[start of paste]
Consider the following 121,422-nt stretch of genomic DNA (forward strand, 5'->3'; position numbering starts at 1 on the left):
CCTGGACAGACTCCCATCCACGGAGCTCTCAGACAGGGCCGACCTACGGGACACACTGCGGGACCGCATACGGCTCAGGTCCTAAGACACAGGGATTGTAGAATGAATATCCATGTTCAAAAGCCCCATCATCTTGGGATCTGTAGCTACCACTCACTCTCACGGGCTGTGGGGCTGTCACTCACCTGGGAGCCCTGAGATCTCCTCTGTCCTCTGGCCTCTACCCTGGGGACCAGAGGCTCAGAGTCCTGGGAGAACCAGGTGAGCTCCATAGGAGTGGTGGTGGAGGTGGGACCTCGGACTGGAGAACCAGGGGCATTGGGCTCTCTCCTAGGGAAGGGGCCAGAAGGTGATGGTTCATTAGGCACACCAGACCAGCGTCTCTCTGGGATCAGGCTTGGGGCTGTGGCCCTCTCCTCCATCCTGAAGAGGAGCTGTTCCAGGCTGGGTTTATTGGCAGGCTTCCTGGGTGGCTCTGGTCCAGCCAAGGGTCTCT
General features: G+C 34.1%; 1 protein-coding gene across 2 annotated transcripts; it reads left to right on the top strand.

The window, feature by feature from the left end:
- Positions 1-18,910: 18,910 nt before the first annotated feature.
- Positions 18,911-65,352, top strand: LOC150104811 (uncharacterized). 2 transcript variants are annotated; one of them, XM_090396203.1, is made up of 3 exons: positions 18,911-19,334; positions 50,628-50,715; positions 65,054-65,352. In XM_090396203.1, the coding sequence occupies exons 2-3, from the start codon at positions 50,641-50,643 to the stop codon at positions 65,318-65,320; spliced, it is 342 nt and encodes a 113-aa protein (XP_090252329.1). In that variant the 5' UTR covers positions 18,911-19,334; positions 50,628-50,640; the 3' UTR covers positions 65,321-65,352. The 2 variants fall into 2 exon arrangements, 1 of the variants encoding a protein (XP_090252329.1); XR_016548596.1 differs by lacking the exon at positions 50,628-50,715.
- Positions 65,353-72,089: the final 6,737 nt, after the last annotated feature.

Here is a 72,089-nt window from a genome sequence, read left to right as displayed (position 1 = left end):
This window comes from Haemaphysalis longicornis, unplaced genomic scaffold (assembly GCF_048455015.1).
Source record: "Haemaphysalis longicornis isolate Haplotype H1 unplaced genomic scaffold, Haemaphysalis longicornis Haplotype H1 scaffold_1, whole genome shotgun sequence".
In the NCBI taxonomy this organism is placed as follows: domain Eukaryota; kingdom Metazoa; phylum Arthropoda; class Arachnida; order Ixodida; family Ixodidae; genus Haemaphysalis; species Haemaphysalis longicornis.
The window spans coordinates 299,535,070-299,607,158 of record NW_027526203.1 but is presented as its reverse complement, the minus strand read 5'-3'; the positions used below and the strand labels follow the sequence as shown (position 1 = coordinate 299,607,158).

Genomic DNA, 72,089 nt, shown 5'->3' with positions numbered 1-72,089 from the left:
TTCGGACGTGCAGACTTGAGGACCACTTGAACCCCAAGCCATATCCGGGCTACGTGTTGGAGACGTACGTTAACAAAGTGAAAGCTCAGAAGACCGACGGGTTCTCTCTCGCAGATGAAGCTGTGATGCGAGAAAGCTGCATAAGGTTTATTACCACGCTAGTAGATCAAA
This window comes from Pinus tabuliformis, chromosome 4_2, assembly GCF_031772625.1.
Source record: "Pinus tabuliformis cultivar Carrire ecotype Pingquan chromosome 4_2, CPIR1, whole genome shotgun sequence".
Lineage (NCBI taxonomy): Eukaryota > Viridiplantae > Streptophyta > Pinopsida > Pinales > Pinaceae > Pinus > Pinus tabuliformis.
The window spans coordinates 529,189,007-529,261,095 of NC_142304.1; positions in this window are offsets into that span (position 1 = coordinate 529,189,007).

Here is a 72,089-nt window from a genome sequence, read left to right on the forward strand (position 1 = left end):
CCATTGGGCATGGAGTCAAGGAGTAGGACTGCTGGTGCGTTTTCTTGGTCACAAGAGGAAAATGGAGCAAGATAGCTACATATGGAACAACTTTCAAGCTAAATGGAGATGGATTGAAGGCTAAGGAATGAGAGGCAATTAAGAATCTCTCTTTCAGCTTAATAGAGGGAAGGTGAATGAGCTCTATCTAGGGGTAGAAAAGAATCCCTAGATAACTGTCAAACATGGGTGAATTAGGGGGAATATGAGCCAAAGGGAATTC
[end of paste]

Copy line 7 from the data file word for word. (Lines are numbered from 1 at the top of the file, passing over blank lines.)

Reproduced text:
- Positions 65,353-72,089: the final 6,737 nt, after the last annotated feature.